Spend more on childhood nutrition today, pay less later


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There is no more primal instinct than the one that drives parents to care for their children. The extraordinary lengths parents will go when the well-being of their children is at risk can be awe-inspiring (and sometimes a little annoying).

So it is not surprising that area parents voiced extreme dissatisfaction upon the revelation that some area elementary schools allocated just 15 minutes for lunch. Opponents argue that short lunch periods lead to unhealthy eating habits.

Though this might be a worthwhile debate for the future, if parents are genuinely concerned with the nutritional well-being of their children, they should focus on the quality of the food their children eat more than how much time they have to eat it. Childhood obesity rates in the United States are alarming, and the country will be certain to pay for it with the world's only two certainties: death and taxes.

Given the projected health-care costs associated with Type 2 diabetes, federal and state governments should look into investing in higher-quality food supplied to and from the National School Lunch Program.

As The Daily Iowan reported Monday, 21 percent of low-income children in Iowa risk malnutrition. This is especially important when you consider these children are overwhelmingly likely to rely on school-sponsored lunches as a source of nutrition. Moreover, it is important to distinguish between the caloric and the nutritional substance of food. Even though the poor are disproportionately at risk of malnutrition, they are 70 percent more likely to be obese.

This would lead one to believe that school lunches are associated with higher rates of obesity. Several studies over the past decade confirm this suspicion. A 2003 study sponsored by the American Journal of Agricultural Economics found that while school-sponsored lunches were associated with higher vitamin and mineral levels, they were also associated with higher fat and saturated fat intake. A 2009 study published in the Journal of Human Resources concluded that National School Lunch Program participants were more likely to be obese than nonparticipants.

A 2009 investigation conducted by USA Today found food standards for many fast-food restaurants, including McDonald's, Burger King, and KFC, to be higher than those of the lunch program. A different USA Today article reported that the government spent more than $145 million on spent-hen meat for schools over the last decade. Campbell's stopped using spent-hen carcasses in its soups well more than a decade ago because of "quality considerations."

As of the last year data were available, nearly 32 percent of America's youth were either overweight or obese, of whom more than half were obese — in 1980, only 5 percent of American children were obese.

In Iowa, that number is 26.5 percent. No Iowan should take pride or solace in that fact. While the obesity rate in Iowa is comparatively low, no one should find comfort in the fact that 26.5 percent of children in the state have become more likely to develop Type II Diabetes, heart disease, high blood pressure, and numerous forms of cancer. And, according to the Centers for Disease Control and Prevention, 70 percent of obese children exhibit at least one high-risk factor for heart disease.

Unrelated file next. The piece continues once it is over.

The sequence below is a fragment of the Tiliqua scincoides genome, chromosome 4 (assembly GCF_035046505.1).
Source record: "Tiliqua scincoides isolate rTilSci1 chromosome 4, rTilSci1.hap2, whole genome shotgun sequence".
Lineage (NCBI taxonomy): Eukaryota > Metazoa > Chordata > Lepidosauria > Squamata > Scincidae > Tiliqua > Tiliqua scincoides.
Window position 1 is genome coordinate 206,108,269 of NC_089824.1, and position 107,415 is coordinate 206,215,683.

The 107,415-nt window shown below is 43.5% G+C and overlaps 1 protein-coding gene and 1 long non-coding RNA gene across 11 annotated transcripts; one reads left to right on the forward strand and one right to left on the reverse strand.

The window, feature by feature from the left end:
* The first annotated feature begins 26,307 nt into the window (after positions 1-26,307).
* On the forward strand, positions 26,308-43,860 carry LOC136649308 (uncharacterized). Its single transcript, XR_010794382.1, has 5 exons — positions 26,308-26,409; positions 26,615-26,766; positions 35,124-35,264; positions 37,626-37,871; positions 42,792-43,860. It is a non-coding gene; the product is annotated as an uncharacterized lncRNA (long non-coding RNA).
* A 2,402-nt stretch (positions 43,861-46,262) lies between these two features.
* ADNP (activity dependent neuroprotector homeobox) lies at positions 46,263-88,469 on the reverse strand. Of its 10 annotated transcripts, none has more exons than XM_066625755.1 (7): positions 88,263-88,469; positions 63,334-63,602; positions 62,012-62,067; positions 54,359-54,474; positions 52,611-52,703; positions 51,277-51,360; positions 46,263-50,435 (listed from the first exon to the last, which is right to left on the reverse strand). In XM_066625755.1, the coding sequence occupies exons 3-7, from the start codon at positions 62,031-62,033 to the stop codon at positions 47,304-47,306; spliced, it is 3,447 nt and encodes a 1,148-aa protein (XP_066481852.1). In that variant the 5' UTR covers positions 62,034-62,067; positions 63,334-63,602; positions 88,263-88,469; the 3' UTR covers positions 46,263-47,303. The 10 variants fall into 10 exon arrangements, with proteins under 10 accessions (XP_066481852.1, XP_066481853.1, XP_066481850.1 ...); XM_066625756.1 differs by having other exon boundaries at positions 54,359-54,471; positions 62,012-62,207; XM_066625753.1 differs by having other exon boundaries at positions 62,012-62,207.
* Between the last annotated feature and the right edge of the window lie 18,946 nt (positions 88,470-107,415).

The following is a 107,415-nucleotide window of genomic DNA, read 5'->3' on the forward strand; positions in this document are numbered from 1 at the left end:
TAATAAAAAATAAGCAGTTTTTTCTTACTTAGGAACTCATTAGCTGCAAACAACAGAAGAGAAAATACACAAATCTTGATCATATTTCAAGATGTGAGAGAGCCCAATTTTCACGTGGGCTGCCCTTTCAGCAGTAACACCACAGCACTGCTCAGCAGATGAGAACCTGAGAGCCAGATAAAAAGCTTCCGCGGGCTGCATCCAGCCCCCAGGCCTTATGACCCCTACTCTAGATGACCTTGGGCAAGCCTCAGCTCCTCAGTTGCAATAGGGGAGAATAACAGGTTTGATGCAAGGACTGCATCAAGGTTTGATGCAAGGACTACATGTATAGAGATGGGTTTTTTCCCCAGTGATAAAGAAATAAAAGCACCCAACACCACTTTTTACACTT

Moreover, the costs of obesity are not solely borne by any one individual. Obesity has very real and measurable societal costs. The Society of Actuaries found that, in 2009, the average annual cost of obesity in the U.S. was nearly $300 billion in additional medical costs and lost productivity. That cost is expected to surpass more than $340 billion a year before the decade is out.

Lest anyone think that the costs are only borne in old age, the CDC found that the costs of hospitalizing children for obesity-related issues rose from $125.9 million in 2001 to $237.6 million in 2005. The Robert Wood Johnson Foundation found that children treated for obesity-related issues are liable to cost either their parents or the government (if they are covered by Medicaid) $2,500 to $4,200 more than a normal-weight child per year.

By failing to make the right argument for the right reason, the implicit issue at the heart of this controversy — the alarming degradation of children's health in this country — has turned into a debate over minutes and seconds when it should be a debate over vitamins, minerals, and calories. If parents are genuinely concerned about the health of their children, there is no room for error. The individual costs are too high and the societal costs too grand for parents to waste boundless time and energy making the wrong argument, regardless of whether it is for the right reason.

It would be wise to spend a fraction of what would be future health-care costs on our children's nutrition today. Fighting to extend lunch hours is fine, but a community doing so for penny-wise, pound-foolish reasons speaks to a very fundamental problem.

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